S.
Widnall,
J.
Peraire
16.07
Dynamics
Fall
2008
Version
2.0
Lecture
L13
 Conservative
Internal
Forces
and
Potential
Energy
The
forces
internal
to
a
system
are
of
two
types.
Conservative
forces,
such
as
gravity;
and
dissipative
forces
such
as
friction.
Internal
forces
arise
from
the
natural
dynamics
of
the
system
in
contract
to
external
forces
which
are
imposed
from
an
external
source.
We
have
seen
that
the
work
done
by
a
force
F
on
a
particle
is
given
by
dW
=
F
d
r
.
·
If
the
work
done
by
an
internal
forces
F
,
when
the
particle
moves
from
any
position
r
1
to
any
position
r
2
,
can
be
expressed
as
the
di
ff
erence
in
a
scalar
function
of
r
between
the
two
ends
of
the
trajectory,
r
2
W
12
=
F
d
r
=
−
(
V
(
r
2
)
−
V
(
r
1
))
=
V
1
−
V
2
,
(1)
·
r
1
then
we
say
that
the
force
is
conservative
.
In
the
above
expression,
the
scalar
function
V
(
r
)
is
called
the
potential
.
It
is
clear
that
the
potential
satisfies
dV
=
−
F
d
r
(the
minus
sign
is
included
for
convenience).
·
There
are
two
main
consequences
that
follow
from
the
existence
of
a
potential:
i)
the
work
done
by
a
conservative
force
between
points
r
1
and
r
2
is
independent
of
the
path
.
This
follows
from
(1)
since
W
12
only
depends
on
the
initial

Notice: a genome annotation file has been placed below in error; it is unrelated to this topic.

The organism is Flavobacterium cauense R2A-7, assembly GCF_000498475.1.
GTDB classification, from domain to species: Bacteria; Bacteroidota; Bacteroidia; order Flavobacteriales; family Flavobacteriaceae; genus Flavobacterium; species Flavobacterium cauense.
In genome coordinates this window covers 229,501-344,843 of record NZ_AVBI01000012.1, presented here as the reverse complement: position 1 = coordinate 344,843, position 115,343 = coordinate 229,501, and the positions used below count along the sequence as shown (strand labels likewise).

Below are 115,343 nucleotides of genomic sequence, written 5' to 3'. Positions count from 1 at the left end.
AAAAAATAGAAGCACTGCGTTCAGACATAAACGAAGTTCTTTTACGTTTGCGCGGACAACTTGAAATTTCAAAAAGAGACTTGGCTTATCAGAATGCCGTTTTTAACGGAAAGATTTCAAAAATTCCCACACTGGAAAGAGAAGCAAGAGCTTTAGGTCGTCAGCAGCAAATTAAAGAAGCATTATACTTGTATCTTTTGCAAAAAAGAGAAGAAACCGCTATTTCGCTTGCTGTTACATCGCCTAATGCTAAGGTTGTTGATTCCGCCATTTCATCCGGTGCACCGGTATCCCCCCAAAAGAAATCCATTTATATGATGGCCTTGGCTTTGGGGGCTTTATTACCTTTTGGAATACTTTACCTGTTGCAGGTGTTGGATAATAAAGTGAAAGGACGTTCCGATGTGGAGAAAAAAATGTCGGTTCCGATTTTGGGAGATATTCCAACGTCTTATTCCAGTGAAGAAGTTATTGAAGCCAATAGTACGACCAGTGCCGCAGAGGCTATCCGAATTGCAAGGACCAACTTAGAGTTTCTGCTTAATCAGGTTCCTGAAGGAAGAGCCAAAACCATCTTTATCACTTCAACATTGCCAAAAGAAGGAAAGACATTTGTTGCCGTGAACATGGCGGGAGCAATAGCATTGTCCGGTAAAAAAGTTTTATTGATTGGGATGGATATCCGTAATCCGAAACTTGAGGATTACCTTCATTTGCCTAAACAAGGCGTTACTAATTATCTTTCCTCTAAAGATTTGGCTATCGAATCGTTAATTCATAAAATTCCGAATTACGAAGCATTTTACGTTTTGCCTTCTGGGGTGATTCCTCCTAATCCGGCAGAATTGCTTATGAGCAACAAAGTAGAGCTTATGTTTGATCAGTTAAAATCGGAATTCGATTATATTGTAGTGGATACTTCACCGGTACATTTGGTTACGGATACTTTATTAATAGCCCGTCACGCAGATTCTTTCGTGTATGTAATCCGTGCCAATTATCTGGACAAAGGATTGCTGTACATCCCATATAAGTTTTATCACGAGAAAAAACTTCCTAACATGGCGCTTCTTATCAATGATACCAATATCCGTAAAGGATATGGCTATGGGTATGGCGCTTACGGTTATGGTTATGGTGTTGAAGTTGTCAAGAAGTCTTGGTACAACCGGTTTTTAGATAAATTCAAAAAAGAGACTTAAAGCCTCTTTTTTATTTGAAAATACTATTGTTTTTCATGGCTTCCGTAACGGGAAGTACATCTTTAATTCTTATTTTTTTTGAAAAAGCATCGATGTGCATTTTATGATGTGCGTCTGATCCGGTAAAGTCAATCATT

and
final
potentials
V
1
and
V
2
(and
not
on
how
we
go
from
r
1
to
r
2
),
and
ii)
the
work
done
by
potential
forces
is
recoverable
.
Consider
the
work
done
in
going
from
point
r
1
to
point
r
2
,
W
12
.
If
we
go,
now,
from
point
r
2
to
r
1
,
we
have
that
W
21
=
−
W
12
since
the
total
work
W
12
+
W
21
= (
V
1
−
V
2
) + (
V
2
−
V
1
)
=
0.
In
one
dimension
any
force
which
is
only
a
function
of
position
is
conservative.
That
is,
if
we
have
a
force,
F
(
x
),
which
is
only
a
function
of
position,
then
F
(
x
)
dx
is
always
a
perfect
di
ff
erential.
This
means
that
we
can
define
a
potential
function
as
x
V
(
x
) =
−
F
(
x
)
dx
,
x
0
where
x
0
is
arbitrary.
In
two
and
three
dimensions,
we
would,
in
principle,
expect
that
any
force
which
depends
only
on
position,
F
(
r
),
to
be
conservative.
However,
it
turns
out
that,
in
general,
this
is
not
su
ﬃ
cient.
In
multiple
dimensions,
1
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the
condition
for
a
force
field
to
be
conservative
is
that
it
can
be
expressed
as
the
gradient
of
a
potential
function.
That
is,
F
C
=
−
∇
V .
This
result
follows
from
the
gradient
theorem,
which
is
often
called
the
fundamental
theorem
of
calculus,
which
states
that
the
integral
r
2
−
∇
V
·
d
r
=
−
(
V
2
−
V
1
)
r
1
is
independent
of
the
path
between
r
1
and
r
2
.
Therefore
the
work
done
by
conservative
forces
depends
only
upon
the
endpoints
r
2
and
r
1
rather
than
the
details
of
the
path
taken
between
them.
r
2
r
2
F
C
d
r
=
−
∇
V
d
r
=
−
(
V
2
−
V
1
)
·
·
r
1
r
1
In
the
general
case,
we
will
deal
with
internal
forces
that
are
a
combination
of
conservative
and
non
conservative
forces.
F
=
F
C
+
F
NC
=
−
∇
V
+
F
NC
.
Note
The
gradient
operator,
∇
The
gradient
operator,
∇
(called
“del”),
in
cartesian
coordinates
is
defined
as
∂
( )
∂
( )
∂
( )
∇
( )
≡
∂
x
i
+
∂
y
j
+
∂
z
k
.
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 Conservation Of Energy, Force, Potential Energy, work and energy

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